A letter to the Arab News newspaper
I wrote the following in response to "Confusing Hate Speech With Freedom of Expression, Again!" on the Arab News website at http://www.arabnews.com/?page=7§ion=0&article=77663&d=12&m=2&y=2006 :
In response to "That’s why I am calling for widening the scope of the anti-Semitism laws that protect Jews to include the rest of us. Can anyone explain to me why not?"
I agree that Muslims should have as much legal protection against free speech as Jews do. Of course, in the United States, this is equivalent to "none at all." Here people have the right to be as stupidly racist and bigoted as they want, as long as they do not threaten (or worse, carry out) violence against lives or property. We believe it is better for a person's prejudices to be exposed to alternate viewpoints than to be either repressed or radicalized, going so far as to provide police protection to the morons in the Ku Klux Klan whenever they try to march. The only exceptions I am aware of are things like slander and libel (which do not apply to dead people, even prophets), perjury, falsehoods that affect public safety (like falsely shouting "fire" in a crowded theater), and national security. Cartoons of religious icons do not fall in any of these categories.
In addition, our First Amendment protects the freedom of religion *as well as* the freedom of speech. Considering that Muslims are a minority in the United States, I would think they would be very wary about tampering with the same amendment to the Constitution that grants them the right to worship freely in our country.
Third, I don't care for George Bush and didn't agree with the invasion of Iraq, but I have to admit that he is able to withstand as many insulting cartoons in a single day as Mohammed had all last year. While he has used our armed forces unwisely, I doubt he targeted anyone simply because they had rude things to say about him. (Okay, so an argument could be made for Al Jazeera, but we already know Bush is far from being a saint or prophet.) In addition, the number of verbal and cartoon attacks against the United States is so much greater than all such attacks against the Muslim world (again, excepting Bush and his pointless war in Iraq -- luckily, he will not be in office after the next election) that there is no comparison, and yet we have fewer riots in a year than the Middle East has had this past week.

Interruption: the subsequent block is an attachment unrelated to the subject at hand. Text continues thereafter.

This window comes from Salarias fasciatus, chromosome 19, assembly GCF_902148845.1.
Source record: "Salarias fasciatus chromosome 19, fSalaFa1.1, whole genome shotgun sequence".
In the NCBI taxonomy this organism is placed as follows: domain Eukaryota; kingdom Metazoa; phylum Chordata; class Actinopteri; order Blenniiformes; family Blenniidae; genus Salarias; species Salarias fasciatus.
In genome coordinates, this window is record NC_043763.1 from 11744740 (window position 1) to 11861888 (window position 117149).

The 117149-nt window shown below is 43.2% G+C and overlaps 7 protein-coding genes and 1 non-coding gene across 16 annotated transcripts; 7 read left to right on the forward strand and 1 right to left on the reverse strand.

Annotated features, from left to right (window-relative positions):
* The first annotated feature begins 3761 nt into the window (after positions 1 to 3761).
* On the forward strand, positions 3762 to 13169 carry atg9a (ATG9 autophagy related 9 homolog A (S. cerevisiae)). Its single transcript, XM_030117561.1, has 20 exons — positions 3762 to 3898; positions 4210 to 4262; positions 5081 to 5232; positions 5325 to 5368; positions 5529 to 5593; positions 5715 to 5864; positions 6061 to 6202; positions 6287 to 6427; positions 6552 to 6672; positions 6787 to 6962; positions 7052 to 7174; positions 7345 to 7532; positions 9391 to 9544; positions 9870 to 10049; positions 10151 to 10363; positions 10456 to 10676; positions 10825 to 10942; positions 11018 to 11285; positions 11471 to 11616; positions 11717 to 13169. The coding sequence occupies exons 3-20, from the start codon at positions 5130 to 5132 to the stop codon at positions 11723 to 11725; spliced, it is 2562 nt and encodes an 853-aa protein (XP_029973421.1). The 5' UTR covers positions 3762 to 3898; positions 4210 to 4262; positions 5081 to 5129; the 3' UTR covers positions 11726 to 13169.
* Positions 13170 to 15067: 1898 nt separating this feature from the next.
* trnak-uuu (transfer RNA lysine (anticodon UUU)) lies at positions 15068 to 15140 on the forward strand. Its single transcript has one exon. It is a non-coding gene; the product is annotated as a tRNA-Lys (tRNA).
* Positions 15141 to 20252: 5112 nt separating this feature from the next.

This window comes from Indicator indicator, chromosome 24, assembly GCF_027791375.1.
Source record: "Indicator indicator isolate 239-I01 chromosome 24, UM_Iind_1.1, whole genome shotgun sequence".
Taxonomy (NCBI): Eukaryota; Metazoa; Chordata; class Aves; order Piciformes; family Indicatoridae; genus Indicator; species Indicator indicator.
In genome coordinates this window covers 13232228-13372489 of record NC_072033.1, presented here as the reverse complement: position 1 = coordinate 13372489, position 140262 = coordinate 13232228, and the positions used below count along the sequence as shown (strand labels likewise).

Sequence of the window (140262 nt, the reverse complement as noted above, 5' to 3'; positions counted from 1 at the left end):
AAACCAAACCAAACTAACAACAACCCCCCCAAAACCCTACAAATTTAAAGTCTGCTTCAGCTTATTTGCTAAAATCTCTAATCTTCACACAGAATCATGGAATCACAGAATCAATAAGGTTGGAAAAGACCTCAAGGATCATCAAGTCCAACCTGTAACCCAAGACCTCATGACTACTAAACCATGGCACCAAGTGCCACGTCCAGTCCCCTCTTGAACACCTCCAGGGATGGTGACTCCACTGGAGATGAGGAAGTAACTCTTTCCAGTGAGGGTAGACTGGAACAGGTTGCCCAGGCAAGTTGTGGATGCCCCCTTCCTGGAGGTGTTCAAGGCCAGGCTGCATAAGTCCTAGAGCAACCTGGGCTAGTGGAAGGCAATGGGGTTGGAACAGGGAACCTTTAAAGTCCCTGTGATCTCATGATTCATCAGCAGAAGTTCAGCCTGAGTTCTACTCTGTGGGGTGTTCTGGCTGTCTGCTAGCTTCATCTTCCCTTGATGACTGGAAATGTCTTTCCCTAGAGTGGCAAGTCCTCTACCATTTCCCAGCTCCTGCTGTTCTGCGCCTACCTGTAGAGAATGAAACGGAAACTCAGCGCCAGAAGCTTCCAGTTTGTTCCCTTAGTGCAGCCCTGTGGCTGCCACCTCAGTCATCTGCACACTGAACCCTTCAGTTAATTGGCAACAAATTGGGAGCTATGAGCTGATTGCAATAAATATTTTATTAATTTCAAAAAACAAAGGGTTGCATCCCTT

Part of the reason is power -- the United States, over the past two centuries, has affected world events (for both good and ill) far more than the entire Muslim world combined. Feel free to disagree with it if you wish, though it would be ironic if you did so using the internet or the personal computer. Because our efforts matter on the world stage, we do not feel the need to get incensed at cartoons in the paper claiming we are mindless puppets of Israel or whatever. If Islam were confident in its power, it wouldn't have to make statements like "We are the fastest growing religion" (birthrate and immigration don't prove truth) and "There are 1.2 billion Muslims" (there are nearly twice as many Christians of all denominations, and they rarely mention their numbers; and there are 300 million Americans but we generally don't feel compelled to point that out). If you want to show how much you've contributed to mankind, why not mention Nobel Laureates, useful inventions, beautiful art and music, and interesting books by Muslims? That's a far better assessment of a culture than numbers (which would indicate you are the equal of the Chinese, but no more) and birthrate.
Finally, and on a strictly personal note, the freedom of speech is every bit as sacred to me as Mohammed is to a devout Muslim. I am not indulging in hyperbole; I would fight anyone who attempted to take away the right to freely express my thoughts, peacefully if possible, but by any means necessary if not. Getting Americans to move in the same direction is a bit like herding cats, but I can absolutely guarantee that abridging their right to free speech -- including the right to make a fool out of oneself -- is one sure way to find yourself trampled underfoot.